I wrote last week about the use of blog-style websites as an effective tool for educators to communicate with parents, students, the broader communities we serve, and to network with professionals across the country. Today, Letitia Stein of The Gradebook highlights a blog used by Hillsborough County, Florida School Board member April Griffin for exactly that purpose:
Hillsborough School Board member April Griffin wants people to tell her what they really think. So she’s started the blog, “Sound Off and Be Heard,” at http://soundoffandbeheard.blogspot.com/.
Post anonymously. Post regularly. She just wants to know what’s really on your mind.
“I just wanted to have my finger on the pulse of what’s going on,” Griffin says.
Griffin’s got it – the key to public service is having your fingers on the pulse of the community so you can factor in their concerns to the policy decisions you make. Soliciting opinions from the community doesn’t preclude a member’s individual leadership; instead, the two forces work together.
She won’t share her opinions online, saving them for School Board meetings. She has two rules: Don’t be vulgar and don’t waste her time with insults.
I have to assume that Hillsborough County’s public meetings include full, public discussion of issues. If that’s the case – and I have every reason to believe it is – then she is candid and open about her opinions without having to air them on the site. Her request for an acceptable level of decorum is a reasonable one. And April’s no stranger to blogging; she authored April Griffin’s Campaign Blog to help with her election to the board.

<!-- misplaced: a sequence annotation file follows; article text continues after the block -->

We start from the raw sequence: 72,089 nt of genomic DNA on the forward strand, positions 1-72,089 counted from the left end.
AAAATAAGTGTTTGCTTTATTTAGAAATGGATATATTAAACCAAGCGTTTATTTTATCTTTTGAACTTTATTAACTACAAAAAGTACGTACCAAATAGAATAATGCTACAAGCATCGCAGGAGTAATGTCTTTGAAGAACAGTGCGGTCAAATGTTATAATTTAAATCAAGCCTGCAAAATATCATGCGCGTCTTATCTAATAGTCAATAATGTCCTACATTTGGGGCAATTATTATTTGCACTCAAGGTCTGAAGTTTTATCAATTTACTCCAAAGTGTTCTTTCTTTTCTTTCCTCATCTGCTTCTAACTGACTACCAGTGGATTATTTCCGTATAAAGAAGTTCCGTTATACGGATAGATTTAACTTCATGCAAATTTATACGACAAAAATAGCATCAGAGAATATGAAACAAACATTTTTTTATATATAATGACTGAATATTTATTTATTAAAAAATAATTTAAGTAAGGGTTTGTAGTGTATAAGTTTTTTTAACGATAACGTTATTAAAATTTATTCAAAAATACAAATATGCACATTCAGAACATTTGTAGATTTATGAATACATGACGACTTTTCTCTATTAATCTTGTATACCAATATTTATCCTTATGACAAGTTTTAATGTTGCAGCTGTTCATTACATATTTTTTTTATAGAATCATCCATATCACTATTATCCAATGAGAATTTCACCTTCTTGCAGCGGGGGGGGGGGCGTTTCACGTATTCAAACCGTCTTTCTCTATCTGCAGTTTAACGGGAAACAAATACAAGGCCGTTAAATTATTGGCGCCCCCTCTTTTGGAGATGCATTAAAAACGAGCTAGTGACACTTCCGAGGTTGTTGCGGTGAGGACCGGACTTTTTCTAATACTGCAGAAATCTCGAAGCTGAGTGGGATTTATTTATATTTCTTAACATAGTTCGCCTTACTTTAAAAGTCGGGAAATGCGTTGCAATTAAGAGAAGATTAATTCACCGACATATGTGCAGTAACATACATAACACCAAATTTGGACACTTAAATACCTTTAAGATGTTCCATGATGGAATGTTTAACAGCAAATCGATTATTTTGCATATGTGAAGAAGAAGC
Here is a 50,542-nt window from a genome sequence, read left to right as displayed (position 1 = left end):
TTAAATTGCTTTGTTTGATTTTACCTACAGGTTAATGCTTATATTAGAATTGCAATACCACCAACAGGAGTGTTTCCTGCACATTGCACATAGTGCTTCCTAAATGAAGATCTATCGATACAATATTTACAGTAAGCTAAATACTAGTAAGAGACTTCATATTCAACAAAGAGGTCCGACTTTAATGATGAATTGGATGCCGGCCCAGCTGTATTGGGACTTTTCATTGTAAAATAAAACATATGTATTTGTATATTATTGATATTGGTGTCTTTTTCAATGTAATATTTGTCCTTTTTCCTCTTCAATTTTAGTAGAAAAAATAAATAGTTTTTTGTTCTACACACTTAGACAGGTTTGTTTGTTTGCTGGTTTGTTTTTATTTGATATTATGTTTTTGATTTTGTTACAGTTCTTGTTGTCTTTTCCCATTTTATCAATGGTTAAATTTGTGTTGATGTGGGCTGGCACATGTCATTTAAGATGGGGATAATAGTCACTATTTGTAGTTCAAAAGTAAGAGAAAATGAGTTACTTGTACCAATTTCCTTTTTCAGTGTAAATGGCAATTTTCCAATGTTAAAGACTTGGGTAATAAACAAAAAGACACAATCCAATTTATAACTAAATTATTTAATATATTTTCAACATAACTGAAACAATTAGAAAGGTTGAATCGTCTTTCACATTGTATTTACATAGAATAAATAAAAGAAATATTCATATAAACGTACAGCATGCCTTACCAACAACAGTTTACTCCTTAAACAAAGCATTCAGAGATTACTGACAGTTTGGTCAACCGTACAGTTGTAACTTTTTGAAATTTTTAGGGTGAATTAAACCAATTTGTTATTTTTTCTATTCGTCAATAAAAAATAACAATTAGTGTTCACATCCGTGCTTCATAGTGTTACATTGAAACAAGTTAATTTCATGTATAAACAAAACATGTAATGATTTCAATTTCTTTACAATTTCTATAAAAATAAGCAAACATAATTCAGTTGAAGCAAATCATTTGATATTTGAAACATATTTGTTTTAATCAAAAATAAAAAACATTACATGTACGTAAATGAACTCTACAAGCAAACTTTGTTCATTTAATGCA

E.C. Huey, a candidate for the Guilford County, NC school board, also thinks education blogs are an important element of effective communication between a district and its constituents. He’s challenged his district’s officials to start blogging.
UPDATE at 5/09/07, 2.34pm:
Calls for blogs by school officials are growing in both volume and frequency. Kimberly Moritz, principal at Gowanda High School in New York, has challenged her superintendent to start blogging to erase misconceptions about the school budget and, in general, to improve communication between the district and community.